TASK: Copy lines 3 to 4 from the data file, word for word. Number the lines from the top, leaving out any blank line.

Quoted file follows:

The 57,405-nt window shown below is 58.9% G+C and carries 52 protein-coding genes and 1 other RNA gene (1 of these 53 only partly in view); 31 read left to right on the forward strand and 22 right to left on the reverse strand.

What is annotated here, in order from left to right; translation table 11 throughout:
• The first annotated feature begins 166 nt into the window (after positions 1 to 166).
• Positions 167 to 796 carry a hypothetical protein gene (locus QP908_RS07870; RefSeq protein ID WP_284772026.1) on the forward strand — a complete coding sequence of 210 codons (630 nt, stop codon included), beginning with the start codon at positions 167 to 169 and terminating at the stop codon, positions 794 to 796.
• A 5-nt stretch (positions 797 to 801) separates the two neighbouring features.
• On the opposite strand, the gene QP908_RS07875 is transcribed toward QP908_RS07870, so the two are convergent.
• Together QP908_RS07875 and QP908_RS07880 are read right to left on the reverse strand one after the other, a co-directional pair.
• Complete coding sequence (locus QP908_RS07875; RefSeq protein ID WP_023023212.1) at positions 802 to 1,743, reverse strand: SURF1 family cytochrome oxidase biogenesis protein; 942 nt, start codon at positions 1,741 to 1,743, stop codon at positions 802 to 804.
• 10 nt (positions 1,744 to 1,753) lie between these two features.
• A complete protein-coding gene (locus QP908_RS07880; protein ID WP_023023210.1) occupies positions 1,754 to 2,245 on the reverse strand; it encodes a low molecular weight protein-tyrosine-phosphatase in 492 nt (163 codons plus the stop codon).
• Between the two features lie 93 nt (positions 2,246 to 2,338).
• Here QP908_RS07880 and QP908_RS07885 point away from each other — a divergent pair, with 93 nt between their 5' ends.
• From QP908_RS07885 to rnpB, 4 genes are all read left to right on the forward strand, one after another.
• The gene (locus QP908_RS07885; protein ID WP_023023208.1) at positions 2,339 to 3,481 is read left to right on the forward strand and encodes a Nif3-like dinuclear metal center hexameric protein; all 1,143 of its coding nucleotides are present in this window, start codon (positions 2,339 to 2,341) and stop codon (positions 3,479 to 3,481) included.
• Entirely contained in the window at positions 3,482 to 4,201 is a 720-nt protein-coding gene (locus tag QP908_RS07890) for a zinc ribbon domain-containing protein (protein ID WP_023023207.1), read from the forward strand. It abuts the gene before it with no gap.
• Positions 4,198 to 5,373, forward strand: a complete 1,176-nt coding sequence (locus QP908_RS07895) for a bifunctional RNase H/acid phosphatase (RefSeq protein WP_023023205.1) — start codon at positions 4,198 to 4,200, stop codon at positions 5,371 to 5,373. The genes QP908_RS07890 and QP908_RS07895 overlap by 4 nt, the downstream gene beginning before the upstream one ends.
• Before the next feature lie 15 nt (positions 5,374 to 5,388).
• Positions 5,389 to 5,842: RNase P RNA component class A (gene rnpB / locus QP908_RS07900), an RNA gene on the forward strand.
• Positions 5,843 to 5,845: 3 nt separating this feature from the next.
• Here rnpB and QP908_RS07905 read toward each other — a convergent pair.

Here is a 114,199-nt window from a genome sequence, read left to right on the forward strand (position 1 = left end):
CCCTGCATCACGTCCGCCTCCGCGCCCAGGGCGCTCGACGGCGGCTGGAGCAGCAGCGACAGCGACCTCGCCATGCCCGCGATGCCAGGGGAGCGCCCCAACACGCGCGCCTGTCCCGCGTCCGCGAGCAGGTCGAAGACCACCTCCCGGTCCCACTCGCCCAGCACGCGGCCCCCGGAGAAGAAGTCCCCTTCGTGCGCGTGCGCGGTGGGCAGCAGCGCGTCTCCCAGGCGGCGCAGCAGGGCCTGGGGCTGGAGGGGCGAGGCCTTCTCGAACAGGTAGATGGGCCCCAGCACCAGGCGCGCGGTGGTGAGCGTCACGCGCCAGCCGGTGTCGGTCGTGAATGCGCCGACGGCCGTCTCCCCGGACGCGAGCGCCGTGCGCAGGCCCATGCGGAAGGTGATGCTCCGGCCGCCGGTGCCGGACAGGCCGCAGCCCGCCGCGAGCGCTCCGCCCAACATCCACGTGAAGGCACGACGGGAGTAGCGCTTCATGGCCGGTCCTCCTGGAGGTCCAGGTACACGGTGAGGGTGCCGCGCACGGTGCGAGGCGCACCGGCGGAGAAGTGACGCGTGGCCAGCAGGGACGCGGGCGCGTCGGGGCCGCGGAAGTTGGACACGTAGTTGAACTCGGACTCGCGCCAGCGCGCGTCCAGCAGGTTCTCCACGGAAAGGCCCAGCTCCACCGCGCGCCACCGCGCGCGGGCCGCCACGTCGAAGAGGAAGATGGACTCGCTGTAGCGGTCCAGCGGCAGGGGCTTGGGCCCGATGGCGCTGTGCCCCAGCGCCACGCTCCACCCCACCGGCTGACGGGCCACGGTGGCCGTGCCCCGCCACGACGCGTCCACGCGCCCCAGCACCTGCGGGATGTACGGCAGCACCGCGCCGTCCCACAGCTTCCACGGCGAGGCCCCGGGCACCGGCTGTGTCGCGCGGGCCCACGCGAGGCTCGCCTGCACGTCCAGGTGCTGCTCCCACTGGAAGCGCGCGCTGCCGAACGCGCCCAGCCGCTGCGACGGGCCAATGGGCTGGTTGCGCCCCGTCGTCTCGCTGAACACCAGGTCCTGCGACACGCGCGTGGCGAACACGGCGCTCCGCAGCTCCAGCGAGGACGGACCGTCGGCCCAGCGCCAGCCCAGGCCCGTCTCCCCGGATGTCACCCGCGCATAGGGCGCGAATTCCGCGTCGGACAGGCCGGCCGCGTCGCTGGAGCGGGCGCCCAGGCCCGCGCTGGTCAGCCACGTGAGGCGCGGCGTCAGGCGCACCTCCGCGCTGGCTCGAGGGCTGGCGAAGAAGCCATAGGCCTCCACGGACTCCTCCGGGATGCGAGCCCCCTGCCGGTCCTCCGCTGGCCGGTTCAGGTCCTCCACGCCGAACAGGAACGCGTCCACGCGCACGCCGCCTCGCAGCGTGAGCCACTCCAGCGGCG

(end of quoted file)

• The first annotated feature begins 166 nt into the window (after positions 1 to 166).
• Positions 167 to 796 carry a hypothetical protein gene (locus QP908_RS07870; RefSeq protein ID WP_284772026.1) on the forward strand — a complete coding sequence of 210 codons (630 nt, stop codon included), beginning with the start codon at positions 167 to 169 and terminating at the stop codon, positions 794 to 796.